6)            Ask him what he’d like. But not in a demanding way. Don’t make him feel that if he’s too shy to let out what really turns him on, then he’s a loser. Just repeat the request at some point later, but in a softer and more reassuring way.

7)            Feed him something that he’d really like. Especially out of your hand. There is something about feeding a man that makes him feel incredibly taken care of. So many times now food is confused with either stress (as in the idea of the “Business Power Breakfast”—really, who wants these twits around you at breakfast? Yuk!), or with relieving stress, as in guys who slug down a dinner at Bennigans and a beer after an awful day at the office. So, give him a chocolate-covered strawberry directly from your fingers, or your navel. One of my favorite ways to eat ice cream is slathered on his sex organs. It gives him a tingly shiver, and me too. And nothing adds to the flavor of ice cream like a man’s cock.

 8)            Ask him how much he would like to submit to you. Men who are assertive and commanding all day, who have to be Masters of the Universe at work, find that being completely submissive sexually is . . . well, fantastic. It gives all that hard-working testosterone some time off. A little B & D can go a long way, and he’ll either love the chance to experience it, or just say that he’s not interested—at the moment.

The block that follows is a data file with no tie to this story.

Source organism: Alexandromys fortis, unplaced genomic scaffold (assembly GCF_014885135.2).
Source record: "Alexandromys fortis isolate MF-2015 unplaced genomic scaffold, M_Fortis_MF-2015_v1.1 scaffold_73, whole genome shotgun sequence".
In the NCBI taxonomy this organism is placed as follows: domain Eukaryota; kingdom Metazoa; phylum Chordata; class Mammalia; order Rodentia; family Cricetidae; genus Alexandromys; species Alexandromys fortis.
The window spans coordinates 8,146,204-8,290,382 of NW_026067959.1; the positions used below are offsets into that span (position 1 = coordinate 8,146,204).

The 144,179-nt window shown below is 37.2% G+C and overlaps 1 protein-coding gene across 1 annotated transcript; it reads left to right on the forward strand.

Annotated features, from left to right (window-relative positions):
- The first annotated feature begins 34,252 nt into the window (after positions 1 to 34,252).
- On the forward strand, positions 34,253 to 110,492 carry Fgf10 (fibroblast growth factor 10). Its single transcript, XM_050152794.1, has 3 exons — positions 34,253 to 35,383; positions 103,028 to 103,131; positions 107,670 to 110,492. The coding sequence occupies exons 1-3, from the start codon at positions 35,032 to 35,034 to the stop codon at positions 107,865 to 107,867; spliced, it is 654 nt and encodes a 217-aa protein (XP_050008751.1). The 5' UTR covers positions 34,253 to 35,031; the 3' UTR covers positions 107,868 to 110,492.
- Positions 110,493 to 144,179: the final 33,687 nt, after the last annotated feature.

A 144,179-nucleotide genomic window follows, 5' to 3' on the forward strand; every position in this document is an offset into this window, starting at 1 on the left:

9)             Ask him how much he would like you to submit to him. (But with boundaries around it!) You’re giving him a huge amount of license doing this, but as with a license to drive, you do have to obey the rules. So tell him that you are in for a little slavery, but in a nice way. (As in No Hard Hitting, No Marks, Nothing Mean and Disgusting.)

 10)             One day when he arrives at your place, give him a moment to breathe, and then suddenly be all over him. He’s sitting, and you’re now on his lap, kissing him, holding him, and making him feel that you are the very atmosphere he’s hot and bothered for. So many guys feel that sex has to be this cat-and-mouse game that takes too long and is too complicated. Make him feel that you aren’t playing games with him.

 11)            On the other hand, don’t do this too often. Allow him a time to be all over you: it’s his turn now to be aggressive. However, if for some reason, he can’t, don’t get huffy about it and demanding, but—let him know that a little aggression on his part would be very welcome.